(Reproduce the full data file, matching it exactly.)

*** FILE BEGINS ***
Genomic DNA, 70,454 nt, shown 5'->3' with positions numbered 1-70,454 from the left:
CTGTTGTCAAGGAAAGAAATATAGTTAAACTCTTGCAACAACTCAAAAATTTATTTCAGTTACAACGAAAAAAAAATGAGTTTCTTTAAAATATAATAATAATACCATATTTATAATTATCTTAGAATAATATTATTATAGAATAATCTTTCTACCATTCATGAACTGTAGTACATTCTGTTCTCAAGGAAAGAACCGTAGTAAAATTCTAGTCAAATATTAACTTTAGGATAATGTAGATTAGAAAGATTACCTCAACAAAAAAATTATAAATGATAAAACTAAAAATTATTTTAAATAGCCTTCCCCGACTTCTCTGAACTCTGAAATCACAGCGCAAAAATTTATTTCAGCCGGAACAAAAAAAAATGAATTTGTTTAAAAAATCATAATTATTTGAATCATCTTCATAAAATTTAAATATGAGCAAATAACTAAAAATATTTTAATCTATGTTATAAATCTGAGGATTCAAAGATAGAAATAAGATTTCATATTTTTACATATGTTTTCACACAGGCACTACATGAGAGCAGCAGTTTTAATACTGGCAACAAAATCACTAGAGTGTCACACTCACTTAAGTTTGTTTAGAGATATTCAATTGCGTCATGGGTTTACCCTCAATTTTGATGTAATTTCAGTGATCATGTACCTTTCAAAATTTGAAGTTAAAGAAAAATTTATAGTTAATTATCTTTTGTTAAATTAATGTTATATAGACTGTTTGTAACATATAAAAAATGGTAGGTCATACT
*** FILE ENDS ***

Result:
Genomic DNA, 70,454 nt, shown 5'->3' with positions numbered 1-70,454 from the left:
CTGTTGTCAAGGAAAGAAATATAGTTAAACTCTTGCAACAACTCAAAAATTTATTTCAGTTACAACGAAAAAAAAATGAGTTTCTTTAAAATATAATAATAATACCATATTTATAATTATCTTAGAATAATATTATTATAGAATAATCTTTCTACCATTCATGAACTGTAGTACATTCTGTTCTCAAGGAAAGAACCGTAGTAAAATTCTAGTCAAATATTAACTTTAGGATAATGTAGATTAGAAAGATTACCTCAACAAAAAAATTATAAATGATAAAACTAAAAATTATTTTAAATAGCCTTCCCCGACTTCTCTGAACTCTGAAATCACAGCGCAAAAATTTATTTCAGCCGGAACAAAAAAAAATGAATTTGTTTAAAAAATCATAATTATTTGAATCATCTTCATAAAATTTAAATATGAGCAAATAACTAAAAATATTTTAATCTATGTTATAAATCTGAGGATTCAAAGATAGAAATAAGATTTCATATTTTTACATATGTTTTCACACAGGCACTACATGAGAGCAGCAGTTTTAATACTGGCAACAAAATCACTAGAGTGTCACACTCACTTAAGTTTGTTTAGAGATATTCAATTGCGTCATGGGTTTACCCTCAATTTTGATGTAATTTCAGTGATCATGTACCTTTCAAAATTTGAAGTTAAAGAAAAATTTATAGTTAATTATCTTTTGTTAAATTAATGTTATATAGACTGTTTGTAACATATAAAAAATGGTAGGTCATACT